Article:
I would let your child enjoy being part of the community that a community school represents - and put your energy into writing to your MP about religion in schools.

wheresthehamster · 04/05/2008 19:39

I think it would be a good idea to look at the curriculum for RE before making any decisions. Unless it is a church school then all religions are taught as 'some people believe in this...' and are an interesting part of primary education.

For example in KS1 we learn about Christmas, Easter, Diwali, Hannukah and other festivals in this context.

The 'daily act of worship' that is compulsory in schools varies and you need to ask the content before making a decision. Our school says a prayer which is not spiritual in content and is basically about thanks for friendship and health and trying to be nice to others. Nothing religious apart from 'Dear God' and 'Amen'. Obviously I can't speak for other schools.

tassisssss · 04/05/2008 19:43

Meg, I can understand how, as an atheist, you might want to withdraw your child from the Religious Observance aspect of school, but can you explain what your problem with RE is? In RE they tend to just be learning about other religions, so facts about them like Jews worship in a synagogue, the holy book for Muslims is a Qu'ran, lots about festivals etc etc. What are you not happy about?

MegBusset · 04/05/2008 20:11

Thanks for all your input.

I don't have a problem with him learning about religions as long as it's not presented as true, I suppose.

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twinsetandpearls · 04/05/2008 20:18

This reply has been deleted

Message withdrawn

CHOCOLATEPEANUT · 04/05/2008 20:22

at this thread.Do you not want your child to make thier own mind up and RE in a community school will cover all aspects of religion and give an overall view.

nell12 · 04/05/2008 20:24

It is presented as
"Christians believe..."
"In the Jewish faith Jews believe..."
"Muslims read the..."

etc etc

The children are shown the stories that different religions believe in, where they go to worship, the books they read, the rules they follow.

It is generally done in a completely objective way.

CHOCOLATEPEANUT · 04/05/2008 20:26

Not presented as true just spotted that.

What would you do if despite your interventions you child suddenly found thier faith?

I look at it from the other side you see. I am a Catholic and we are bringing up our children as Catholics but that is not to say they may decide its not for them.I think you should relax aboout it.

Blu · 04/05/2008 20:27

'amen' and 'dear god' definitley don't get said at DS's community school assemblies.

dramaqueen · 04/05/2008 20:30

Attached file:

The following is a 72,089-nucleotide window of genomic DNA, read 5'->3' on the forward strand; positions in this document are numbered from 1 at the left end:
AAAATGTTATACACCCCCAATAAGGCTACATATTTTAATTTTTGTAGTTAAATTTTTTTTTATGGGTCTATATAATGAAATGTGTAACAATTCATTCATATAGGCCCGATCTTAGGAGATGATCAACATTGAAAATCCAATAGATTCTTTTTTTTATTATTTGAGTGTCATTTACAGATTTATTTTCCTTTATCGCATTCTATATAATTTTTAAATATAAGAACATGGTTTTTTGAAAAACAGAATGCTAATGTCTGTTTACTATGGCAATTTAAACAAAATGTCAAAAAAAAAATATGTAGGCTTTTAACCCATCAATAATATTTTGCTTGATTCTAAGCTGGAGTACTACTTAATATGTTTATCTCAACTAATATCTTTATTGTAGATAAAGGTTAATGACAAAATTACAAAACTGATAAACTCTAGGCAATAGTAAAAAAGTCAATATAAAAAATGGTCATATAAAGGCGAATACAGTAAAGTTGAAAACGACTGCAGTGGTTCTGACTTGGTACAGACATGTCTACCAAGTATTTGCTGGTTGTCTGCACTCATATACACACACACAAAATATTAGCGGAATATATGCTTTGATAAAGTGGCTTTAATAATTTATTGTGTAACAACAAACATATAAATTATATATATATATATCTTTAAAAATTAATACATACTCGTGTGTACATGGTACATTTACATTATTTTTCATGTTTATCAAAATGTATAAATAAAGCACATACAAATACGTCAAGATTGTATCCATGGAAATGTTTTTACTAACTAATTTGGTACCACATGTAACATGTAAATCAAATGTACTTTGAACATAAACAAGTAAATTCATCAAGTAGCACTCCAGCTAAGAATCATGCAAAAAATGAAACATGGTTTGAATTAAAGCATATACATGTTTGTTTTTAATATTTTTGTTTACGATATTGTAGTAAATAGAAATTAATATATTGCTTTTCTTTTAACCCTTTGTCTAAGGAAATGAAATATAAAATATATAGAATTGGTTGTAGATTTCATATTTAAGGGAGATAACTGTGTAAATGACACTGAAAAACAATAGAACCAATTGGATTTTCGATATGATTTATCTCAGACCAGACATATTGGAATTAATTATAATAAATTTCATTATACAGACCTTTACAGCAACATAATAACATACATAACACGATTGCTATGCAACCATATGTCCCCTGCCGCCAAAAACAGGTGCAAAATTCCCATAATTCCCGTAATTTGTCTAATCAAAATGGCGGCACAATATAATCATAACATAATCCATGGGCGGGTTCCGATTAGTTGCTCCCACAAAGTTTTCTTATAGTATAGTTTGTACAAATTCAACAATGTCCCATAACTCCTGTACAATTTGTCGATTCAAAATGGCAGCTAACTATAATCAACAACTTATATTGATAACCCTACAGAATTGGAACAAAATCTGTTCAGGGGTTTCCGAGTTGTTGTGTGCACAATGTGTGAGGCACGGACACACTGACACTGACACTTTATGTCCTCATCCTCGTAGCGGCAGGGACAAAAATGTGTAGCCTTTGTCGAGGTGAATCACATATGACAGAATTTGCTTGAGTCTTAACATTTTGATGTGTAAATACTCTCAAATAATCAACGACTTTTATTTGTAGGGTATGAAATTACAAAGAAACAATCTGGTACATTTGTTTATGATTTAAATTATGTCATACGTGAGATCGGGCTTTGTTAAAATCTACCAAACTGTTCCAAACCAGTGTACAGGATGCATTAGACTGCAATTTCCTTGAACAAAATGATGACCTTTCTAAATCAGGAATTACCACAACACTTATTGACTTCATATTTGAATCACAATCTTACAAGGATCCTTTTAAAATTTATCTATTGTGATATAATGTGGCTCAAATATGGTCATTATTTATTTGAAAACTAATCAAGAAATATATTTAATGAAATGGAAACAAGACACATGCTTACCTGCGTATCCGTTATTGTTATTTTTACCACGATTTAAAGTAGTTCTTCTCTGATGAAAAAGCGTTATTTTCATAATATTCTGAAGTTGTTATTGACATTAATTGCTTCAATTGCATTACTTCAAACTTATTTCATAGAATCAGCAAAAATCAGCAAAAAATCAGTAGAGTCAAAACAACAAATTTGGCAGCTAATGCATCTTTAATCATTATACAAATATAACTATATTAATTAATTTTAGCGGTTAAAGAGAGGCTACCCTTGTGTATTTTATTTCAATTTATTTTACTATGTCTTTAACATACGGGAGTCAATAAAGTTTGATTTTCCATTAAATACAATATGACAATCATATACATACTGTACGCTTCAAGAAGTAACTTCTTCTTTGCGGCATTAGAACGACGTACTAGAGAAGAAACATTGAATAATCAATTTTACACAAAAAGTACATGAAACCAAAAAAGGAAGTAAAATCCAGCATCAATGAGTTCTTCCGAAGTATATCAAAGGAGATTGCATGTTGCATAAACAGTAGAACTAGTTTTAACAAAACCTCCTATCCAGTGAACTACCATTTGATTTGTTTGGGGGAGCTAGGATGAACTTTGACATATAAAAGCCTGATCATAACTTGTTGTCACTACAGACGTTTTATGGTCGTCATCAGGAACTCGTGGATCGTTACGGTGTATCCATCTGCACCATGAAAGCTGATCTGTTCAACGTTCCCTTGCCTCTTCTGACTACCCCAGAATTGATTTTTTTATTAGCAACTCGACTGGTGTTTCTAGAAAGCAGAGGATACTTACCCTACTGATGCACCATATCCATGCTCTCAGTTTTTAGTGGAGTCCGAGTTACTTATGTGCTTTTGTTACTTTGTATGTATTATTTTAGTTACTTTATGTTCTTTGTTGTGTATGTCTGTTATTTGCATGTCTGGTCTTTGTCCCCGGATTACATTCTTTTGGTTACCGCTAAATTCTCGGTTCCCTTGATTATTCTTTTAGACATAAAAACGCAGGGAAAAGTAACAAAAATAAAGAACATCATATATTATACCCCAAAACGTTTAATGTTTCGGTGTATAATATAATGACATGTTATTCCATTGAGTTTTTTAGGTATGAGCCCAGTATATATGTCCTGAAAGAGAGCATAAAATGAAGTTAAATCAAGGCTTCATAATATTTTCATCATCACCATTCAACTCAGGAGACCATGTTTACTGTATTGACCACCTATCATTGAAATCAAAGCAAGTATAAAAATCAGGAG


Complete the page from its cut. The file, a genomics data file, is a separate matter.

Actually it is presented as true in my dc's non-c of e primary school, and I do have a problem with that. Not enough of one to pull them out of lessons though. I give them the other side of the argument at home

nell12 · 04/05/2008 20:34

Are you sure dramaqueen...have you seen it? How is it worded?

LaComtesse · 04/05/2008 20:39

I think RE lessons are interesting even if you don't believe - when I was at primary we didn't have any such thing and at secondary we studied Christianity and Judaism. No other religions. My dd in contrast to me, is quite well educated regarding religions and faiths in general.

MegBusset · 04/05/2008 21:14

As I said in my OP, it is merely something I have been pondering and wanted to get others' experience of. When I was at school (non-faith) the RE side of things was very much presented as 'God exists, you will say the Lords' Prayer every day, when you die you will go to heaven' etc etc.

Out of interest, is atheism also discussed alongside the major religions?

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ElizabethBeresfordSW19 · 04/05/2008 21:19

It depends, is it a church of England school that other people would have given their right arm to get their child in to?? If it is, then please take your child out of the school.........
and let somebody else have the place. HISTORICALLY, The churches provided the ground for the schools (church of England and catholic) to be built on. The schools wouldn't exist if it weren't for those church bodies.

If you feel so strongly and clearly you do, then don't send your child to a church school.

I have respect for your decision not to teach your child religion, but I hope that you have respect for the school's ethos even though it is not your own.

MegBusset · 04/05/2008 21:21

No, I wouldn't send my child to a church school, i think it would be hypocritical.

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ElizabethBeresfordSW19 · 04/05/2008 21:23

Oh I apologise, you are considering a secondary school. I see.

Well, I'd be amazed if your child ended up believing in God!! I wouldn't worry about it.

In my school, I thought RE was very interesting. Moral debates were put forward, so that we could see that right and wrong weren't always black and white. I may not be Jewish or catholic or Hindu, but I'm glad I know about those religions. It's just INTERESTING in my opinion. I think the syllabus also covered Athiesm and Humanism.

MegBusset · 04/05/2008 21:24

Actually DS is only 14mo so I will be considering primary schools, but not for a couple of years! I just like worrying about things ahead of time